Colin Powell shifts stance on 'don't ask, don't tell' policy

By Karen DeYoung - Washington Post Staff Writer

Wednesday, February 3, 2010; 6:05 PM

Retired Army Gen. Colin L. Powell, who opposed allowing gay men and lesbians to serve openly in the armed forces when he was the nation's top military officer, said Wednesday that he supports efforts to lift the ban on their service.

"Attitudes and circumstances have changed" in the 17 years since Congress, with strong military backing, mandated the "don't ask, don't tell" policy, Powell said in a statement issued by his office. Noting that he has said for the past two years that Congress should review the legislation, Powell said he "fully supports the approach" outlined in testimony Tuesday by Defense Secretary Robert M. Gates and Adm. Mike Mullen, the chairman of the Joint Chiefs of Staff.

Mullen told the Senate Armed Services Committee that it is his "personal belief" that lifting the ban is the "right thing to do;" Gates said the Pentagon is preparing to repeal the ban, despite significant opposition from senior Republican, and some Democratic, lawmakers.

Backing from Powell provides the current military leadership with significant additional support. A registered Republican who served as secretary of state under President George W. Bush, he threw his support to Barack Obama's presidential campaign in October 2008.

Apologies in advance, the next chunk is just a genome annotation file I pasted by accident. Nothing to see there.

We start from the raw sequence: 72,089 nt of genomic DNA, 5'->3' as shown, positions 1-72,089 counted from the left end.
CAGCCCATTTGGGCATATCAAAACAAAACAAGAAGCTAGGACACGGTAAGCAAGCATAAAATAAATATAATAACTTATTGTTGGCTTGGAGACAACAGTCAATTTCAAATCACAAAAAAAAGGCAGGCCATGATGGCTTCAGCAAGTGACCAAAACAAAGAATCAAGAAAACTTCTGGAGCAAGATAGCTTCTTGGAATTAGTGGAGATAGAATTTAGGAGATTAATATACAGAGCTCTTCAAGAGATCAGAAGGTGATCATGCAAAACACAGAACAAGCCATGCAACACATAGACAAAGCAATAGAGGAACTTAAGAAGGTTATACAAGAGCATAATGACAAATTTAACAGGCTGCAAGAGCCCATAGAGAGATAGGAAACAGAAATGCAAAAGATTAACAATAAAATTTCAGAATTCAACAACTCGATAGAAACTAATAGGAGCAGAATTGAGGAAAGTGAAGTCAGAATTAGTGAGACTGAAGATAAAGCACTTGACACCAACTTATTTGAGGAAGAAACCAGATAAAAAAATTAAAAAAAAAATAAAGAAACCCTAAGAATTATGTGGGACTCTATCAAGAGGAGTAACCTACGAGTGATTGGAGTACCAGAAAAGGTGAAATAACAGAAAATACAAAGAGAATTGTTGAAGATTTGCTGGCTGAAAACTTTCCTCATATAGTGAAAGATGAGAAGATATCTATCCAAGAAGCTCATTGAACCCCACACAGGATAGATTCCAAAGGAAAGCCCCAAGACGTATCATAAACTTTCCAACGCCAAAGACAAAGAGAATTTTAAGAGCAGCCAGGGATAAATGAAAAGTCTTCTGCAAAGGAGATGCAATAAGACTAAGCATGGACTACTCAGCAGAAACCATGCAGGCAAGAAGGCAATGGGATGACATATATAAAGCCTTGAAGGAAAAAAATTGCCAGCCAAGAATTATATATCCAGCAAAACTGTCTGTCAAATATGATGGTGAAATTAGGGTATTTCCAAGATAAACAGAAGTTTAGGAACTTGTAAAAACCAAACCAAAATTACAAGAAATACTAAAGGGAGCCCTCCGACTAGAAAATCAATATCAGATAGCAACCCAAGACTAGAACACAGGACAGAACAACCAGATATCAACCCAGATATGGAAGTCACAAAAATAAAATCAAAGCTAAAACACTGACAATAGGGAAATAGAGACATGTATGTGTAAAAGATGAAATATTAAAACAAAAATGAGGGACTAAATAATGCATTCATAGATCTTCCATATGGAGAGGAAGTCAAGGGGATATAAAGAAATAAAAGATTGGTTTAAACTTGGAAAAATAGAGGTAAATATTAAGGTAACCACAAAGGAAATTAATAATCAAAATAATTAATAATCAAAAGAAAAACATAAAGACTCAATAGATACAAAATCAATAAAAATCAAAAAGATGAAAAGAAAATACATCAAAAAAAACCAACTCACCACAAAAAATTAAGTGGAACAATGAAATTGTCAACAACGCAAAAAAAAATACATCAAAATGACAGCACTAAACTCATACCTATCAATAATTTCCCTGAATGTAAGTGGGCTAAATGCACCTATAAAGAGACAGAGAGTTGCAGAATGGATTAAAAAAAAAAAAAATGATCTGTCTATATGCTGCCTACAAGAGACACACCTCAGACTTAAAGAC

Although gay men and lesbians do not have to reveal their sexual orientation to the military under legislation adopted in 1993, their discharge is required if it becomes known to their commanders. It was Powell, then Joint Chiefs chairman, who first proposed the "don't ask, don't tell" formulation as a compromise less than a week after President Bill Clinton's inauguration, as Clinton moved to implement a campaign promise to end an absolute prohibition against military service by gay men and lesbians.

President Obama, who like Clinton received strong support from gay voters, made a similar promise during his own campaign. Like Clinton, too, he has delayed acting on the emotional issue to avoid distraction from his economic and foreign policy priorities, according to White House aides.

Powell said in 1993 that he was not morally opposed to homosexuality, but that he believed their open presence in the military would undermine morale and order. In his statement Wednesday, he said that "the principal issue has always been the effectiveness of the Armed Forces and order and discipline in the ranks."

"I strongly believe that this is a judgment to be made by the current military leadership and the Commander in Chief," Powell said. "It is also a judgment Congress must make," he said, adding, "I fully support the new approach" presented by Gates and Mullen.